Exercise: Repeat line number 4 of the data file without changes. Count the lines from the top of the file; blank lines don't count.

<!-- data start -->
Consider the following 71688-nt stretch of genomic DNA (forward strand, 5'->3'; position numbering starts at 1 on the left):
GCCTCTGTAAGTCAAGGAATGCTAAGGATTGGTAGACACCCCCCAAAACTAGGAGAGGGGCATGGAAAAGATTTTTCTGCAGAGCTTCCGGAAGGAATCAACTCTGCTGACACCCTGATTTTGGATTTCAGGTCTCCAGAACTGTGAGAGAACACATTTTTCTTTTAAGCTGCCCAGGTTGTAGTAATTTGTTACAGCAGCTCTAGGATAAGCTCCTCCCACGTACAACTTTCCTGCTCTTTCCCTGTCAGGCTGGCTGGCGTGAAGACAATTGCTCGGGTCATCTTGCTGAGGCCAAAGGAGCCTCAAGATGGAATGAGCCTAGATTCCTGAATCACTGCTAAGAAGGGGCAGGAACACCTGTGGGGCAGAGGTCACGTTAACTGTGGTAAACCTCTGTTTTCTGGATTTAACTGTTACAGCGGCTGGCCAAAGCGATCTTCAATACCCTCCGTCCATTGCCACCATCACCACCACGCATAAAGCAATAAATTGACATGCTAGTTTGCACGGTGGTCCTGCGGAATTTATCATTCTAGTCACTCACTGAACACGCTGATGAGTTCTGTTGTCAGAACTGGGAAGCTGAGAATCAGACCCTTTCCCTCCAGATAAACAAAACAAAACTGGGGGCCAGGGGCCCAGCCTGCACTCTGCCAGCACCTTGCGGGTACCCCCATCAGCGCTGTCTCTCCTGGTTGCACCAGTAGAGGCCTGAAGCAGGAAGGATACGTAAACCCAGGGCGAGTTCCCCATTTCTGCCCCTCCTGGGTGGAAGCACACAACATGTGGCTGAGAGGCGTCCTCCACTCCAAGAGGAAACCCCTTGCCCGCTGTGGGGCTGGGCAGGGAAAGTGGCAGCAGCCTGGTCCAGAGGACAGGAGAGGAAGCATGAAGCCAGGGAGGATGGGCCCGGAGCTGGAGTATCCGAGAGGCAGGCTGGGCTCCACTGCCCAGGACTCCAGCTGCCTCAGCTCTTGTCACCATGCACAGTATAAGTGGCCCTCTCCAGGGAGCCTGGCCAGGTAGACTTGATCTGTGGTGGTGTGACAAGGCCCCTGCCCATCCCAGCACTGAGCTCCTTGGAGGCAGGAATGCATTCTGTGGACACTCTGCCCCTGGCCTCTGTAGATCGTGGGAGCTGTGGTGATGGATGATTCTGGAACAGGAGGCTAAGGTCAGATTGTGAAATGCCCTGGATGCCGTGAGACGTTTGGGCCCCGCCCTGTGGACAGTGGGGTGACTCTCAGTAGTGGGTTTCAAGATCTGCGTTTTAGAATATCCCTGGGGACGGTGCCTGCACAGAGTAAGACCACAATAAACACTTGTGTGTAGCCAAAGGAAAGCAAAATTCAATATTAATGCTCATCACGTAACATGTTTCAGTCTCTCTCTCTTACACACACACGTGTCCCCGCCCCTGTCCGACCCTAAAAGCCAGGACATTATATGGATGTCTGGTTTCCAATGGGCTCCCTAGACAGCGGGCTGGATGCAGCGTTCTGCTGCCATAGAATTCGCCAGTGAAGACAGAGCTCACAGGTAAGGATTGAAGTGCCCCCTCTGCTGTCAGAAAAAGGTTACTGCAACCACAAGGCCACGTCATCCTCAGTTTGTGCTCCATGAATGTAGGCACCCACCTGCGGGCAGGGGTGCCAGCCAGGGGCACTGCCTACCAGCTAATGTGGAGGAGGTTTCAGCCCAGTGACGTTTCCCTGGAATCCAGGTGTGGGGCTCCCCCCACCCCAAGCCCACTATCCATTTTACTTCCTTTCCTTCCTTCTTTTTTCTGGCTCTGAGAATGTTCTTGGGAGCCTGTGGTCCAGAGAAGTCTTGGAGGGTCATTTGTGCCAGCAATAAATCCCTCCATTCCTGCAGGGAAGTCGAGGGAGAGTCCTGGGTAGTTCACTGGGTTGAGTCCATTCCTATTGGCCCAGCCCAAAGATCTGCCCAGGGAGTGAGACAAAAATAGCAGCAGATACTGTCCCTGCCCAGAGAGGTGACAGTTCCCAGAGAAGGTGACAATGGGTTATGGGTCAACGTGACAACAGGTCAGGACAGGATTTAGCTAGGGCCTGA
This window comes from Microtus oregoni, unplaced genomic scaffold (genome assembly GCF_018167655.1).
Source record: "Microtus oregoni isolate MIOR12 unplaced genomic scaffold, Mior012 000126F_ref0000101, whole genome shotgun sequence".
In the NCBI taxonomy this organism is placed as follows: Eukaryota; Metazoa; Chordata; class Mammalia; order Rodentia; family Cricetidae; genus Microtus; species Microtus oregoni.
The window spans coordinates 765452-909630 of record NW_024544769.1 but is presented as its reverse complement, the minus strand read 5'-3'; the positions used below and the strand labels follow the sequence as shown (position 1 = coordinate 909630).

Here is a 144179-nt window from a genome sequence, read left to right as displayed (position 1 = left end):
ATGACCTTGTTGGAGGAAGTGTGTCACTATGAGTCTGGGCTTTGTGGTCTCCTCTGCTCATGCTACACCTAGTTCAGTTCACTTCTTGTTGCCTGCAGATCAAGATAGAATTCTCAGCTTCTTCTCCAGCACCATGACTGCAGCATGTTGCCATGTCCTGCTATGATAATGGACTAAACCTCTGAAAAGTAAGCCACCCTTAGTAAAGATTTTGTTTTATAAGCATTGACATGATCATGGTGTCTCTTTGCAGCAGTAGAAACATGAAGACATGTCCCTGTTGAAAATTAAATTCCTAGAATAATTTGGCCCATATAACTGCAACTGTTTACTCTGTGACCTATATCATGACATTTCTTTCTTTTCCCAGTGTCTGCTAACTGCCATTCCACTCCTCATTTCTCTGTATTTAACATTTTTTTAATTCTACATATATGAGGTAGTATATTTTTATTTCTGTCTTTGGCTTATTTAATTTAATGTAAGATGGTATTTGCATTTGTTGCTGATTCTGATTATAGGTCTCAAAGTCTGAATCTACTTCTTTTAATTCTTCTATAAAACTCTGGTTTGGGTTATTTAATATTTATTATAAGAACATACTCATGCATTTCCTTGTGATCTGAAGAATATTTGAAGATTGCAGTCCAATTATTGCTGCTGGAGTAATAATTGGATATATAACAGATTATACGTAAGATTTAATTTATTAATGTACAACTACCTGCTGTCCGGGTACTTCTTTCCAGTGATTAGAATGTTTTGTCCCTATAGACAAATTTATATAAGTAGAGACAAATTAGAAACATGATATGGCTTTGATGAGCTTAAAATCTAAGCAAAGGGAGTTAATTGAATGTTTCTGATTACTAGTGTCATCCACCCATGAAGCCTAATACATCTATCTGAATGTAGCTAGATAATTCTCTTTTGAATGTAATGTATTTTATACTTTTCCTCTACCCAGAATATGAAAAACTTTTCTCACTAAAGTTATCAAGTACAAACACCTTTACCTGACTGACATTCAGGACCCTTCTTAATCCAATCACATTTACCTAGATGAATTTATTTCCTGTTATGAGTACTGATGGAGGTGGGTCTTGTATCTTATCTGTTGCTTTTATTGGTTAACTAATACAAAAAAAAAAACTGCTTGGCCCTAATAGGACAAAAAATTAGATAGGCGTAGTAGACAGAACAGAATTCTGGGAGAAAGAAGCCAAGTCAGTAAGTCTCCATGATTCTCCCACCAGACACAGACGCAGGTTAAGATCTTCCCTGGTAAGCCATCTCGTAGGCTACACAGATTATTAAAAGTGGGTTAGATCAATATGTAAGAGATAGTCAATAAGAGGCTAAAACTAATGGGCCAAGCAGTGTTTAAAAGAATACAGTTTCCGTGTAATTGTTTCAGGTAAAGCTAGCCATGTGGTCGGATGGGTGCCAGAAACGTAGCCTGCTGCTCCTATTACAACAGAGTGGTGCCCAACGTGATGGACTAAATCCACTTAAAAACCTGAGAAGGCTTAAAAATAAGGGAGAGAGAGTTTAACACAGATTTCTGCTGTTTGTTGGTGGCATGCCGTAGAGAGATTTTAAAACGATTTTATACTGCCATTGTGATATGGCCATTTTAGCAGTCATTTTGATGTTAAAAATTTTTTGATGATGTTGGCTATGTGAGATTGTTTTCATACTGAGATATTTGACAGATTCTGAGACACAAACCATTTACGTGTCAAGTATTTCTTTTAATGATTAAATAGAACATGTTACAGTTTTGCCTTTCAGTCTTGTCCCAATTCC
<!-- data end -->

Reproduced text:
Source record: "Microtus oregoni isolate MIOR12 unplaced genomic scaffold, Mior012 000126F_ref0000101, whole genome shotgun sequence".